Tag Archives: heart disease

Tests to Predict Heart Problems and Stroke May Be More Useful Predictor of Memory Loss than Dementia Tests

Captured by the American Academy of Neurology

Risk prediction tools that estimate future risk of heart disease and stroke may be more useful predictors of future decline in cognitive abilities, or memory and thinking, than a dementia risk score, according to a new study published in the April 2, 2013, print issue of Neurology®, the medical journal of the American Academy of Neurology.

“This is the first study that compares these risk scores with a dementia risk score to study decline in cognitive abilities 10 years later,” said Sara Kaffashian, PhD, with the French National Institute of Health and Medical Research (INSERM) in Paris, France.

The study involved 7,830 men and women with an average age of 55. Risk of heart disease and stroke (cardiovascular disease) and risk of dementia were calculated for each participant at the beginning of the study. The heart disease risk score included the following risk factors: age, blood pressure, treatment for high blood pressure, high density lipoprotein (HDL) cholesterol, total cholesterol, smoking, and diabetes. The stroke risk score included age, blood pressure, treatment for high blood pressure, diabetes, smoking, history of heart disease, and presence of cardiac arrhythmia (irregular heart beat). Read more….

Heart Month 2012 – Today is the best time to improve your heart health!

 Heart disease, including stroke, is the leading cause of death for men and women in the United States, killing an estimated 630,000 Americans each year.

 You are at higher risk of heart disease if you are:

 • A woman age 55 or older           • A man age 45 or older

 • Or a person with a family history of early heart disease

 Heart disease can be prevented. To keep your heart healthy:

 • Watch your weight

 • Quit smoking and stay away from secondhand smoke

 • Control your cholesterol and blood pressure

 • If you drink alcohol, drink only in moderation

 • Get active and eat healthy

 • Manage stress

Learn more about heart disease and prevention here: http://medicalcenter.osu.edu/heart/prevention/pages/prevention.aspx

OSU Medical Center Needs Your Help Sharing Heart Attack Video with 105,000 This November

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Our STEMI program wants people to be aware of the warning signs of a heart attack, so they’ve created a special video describing the symptoms of a heart attack. The goal is to have 105,000 people watch the video before the end of November, but we need your help to reach the goal.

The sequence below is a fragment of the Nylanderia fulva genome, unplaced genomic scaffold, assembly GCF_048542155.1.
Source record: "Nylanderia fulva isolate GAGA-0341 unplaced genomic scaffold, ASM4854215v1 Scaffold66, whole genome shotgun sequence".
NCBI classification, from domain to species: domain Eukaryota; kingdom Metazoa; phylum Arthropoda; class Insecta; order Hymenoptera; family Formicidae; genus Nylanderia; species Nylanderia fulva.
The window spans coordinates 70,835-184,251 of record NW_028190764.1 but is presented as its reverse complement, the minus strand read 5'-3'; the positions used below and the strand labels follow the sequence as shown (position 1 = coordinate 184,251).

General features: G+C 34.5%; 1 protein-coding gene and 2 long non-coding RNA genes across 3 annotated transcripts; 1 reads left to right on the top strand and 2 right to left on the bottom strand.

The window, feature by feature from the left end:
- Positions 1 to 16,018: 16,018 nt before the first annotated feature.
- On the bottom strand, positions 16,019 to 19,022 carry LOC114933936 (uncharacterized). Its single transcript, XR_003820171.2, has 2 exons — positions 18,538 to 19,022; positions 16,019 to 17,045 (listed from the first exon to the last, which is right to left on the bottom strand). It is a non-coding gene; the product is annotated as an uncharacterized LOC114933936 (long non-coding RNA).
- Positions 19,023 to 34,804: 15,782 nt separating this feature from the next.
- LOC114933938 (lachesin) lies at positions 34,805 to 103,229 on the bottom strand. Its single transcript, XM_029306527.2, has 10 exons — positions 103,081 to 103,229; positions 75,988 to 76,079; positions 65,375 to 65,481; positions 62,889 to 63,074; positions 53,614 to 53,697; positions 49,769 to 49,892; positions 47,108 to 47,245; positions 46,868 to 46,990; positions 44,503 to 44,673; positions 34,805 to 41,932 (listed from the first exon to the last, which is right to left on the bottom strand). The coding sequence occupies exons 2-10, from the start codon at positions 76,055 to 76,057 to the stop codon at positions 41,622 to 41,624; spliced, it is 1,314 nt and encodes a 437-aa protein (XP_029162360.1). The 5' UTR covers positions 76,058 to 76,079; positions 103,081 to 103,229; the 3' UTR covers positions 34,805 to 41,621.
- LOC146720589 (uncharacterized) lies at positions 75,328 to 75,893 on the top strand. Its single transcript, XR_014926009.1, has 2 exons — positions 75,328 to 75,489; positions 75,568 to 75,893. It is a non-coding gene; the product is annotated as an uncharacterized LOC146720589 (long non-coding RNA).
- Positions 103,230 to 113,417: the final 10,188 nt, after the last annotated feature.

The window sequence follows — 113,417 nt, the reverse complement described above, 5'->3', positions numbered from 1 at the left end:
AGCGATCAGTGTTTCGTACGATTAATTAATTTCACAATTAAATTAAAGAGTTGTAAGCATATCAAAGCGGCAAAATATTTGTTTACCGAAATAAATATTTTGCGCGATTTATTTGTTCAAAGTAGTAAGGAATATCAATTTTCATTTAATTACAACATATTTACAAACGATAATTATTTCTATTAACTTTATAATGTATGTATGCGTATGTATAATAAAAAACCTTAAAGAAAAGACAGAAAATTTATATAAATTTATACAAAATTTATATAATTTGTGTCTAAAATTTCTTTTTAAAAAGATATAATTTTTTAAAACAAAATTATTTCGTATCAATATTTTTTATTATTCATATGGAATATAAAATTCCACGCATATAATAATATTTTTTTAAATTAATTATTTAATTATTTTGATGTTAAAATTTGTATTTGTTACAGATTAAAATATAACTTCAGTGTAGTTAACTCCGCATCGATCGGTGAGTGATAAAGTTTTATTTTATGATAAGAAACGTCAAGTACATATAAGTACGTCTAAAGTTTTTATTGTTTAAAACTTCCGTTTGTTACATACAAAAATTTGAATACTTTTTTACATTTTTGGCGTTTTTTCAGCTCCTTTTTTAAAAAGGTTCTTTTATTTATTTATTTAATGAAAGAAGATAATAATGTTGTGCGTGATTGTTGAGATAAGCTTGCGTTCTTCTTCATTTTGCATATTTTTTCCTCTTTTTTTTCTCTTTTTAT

Help spread the word! Post one, or all, of the following tweets to your Twitter feed. Feel free to use them throughout the day today, one each day or one each week. When you tweet, be sure to include the hashtag (#KnowTheSigns) in the tweet so we can track our progress.

– Tweet it:

105,000 people have a heart attack each month – enough to fill Ohio Stadium. #KnowTheSigns:  http://twurl.nl/wm1tsc

#KnowTheSigns of a heart attack & share them w/ family & friends: http://twurl.nl/wm1tsc

Help me to teach 105,000 of our closest friends to #knowthesigns. http://twurl.nl/wm1tsc Please RT

E-mail it: Share this video link via e-mail with family, friends and loved ones. Help spread the word about warning signs of a heart attack. http://twurl.nl/wm1tsc

Post it on Facebook: Post this update on your Facebook account to help others learn the warning signs: 105,000 people have a heart attack each month–that’s enough to fill Ohio Stadium. Please share this video http://twurl.nl/wm1tsc with your family and friends, and join The Ohio State University Medical Center in its effort to reach 105,000 people with this important message.

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Know The Signs Of A Heart Attack Before It Hits

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According to the American Heart Association, heart attacks are responsible for about one in five deaths each year. That’s more than 450,000 people. 

You can help reduce these statistics by learning the symptoms of a heart attack and calling 9-1-1 immediately.

Heart attacks can be sudden and intense or start with vague discomfort and pain. Learning the symptoms can help you catch a heart attack early and seek help as soon as possible. 

If you or anyone you know experience these symptoms, call 9-1-1 immediately:

  • Chest discomfort, sometimes described as pressure, fullness or squeezing, that lasts more than a few minutes or goes away and comes back. 
  • Uncomfortable feelings in other parts of the upper body, such as pain in one or both arms, the neck, back, jaw or stomach.
  • Shortness of breath.
  • Cold sweats, nausea or lightheadedness.

Calling 9-1-1 is the fastest way to get treatment. EMS can start treatment as soon as they arrive on the scene, driving yourself to the hospital can delay this important first step of care.

Read more about what puts you at risk for heart attacks.

Leaders in Heart Attack Care
New technology and a close collaboration with emergency medical service providers is drastically reducing the amount of time it takes for heart attack patients to receive life-saving treatment at Ohio State University Medical Center. Since the initiative began last year, the time it takes patients arriving at the hospital with severe heart attacks to receive specialized care has been reduced by nearly half.

Read more about Ohio State’s special team.

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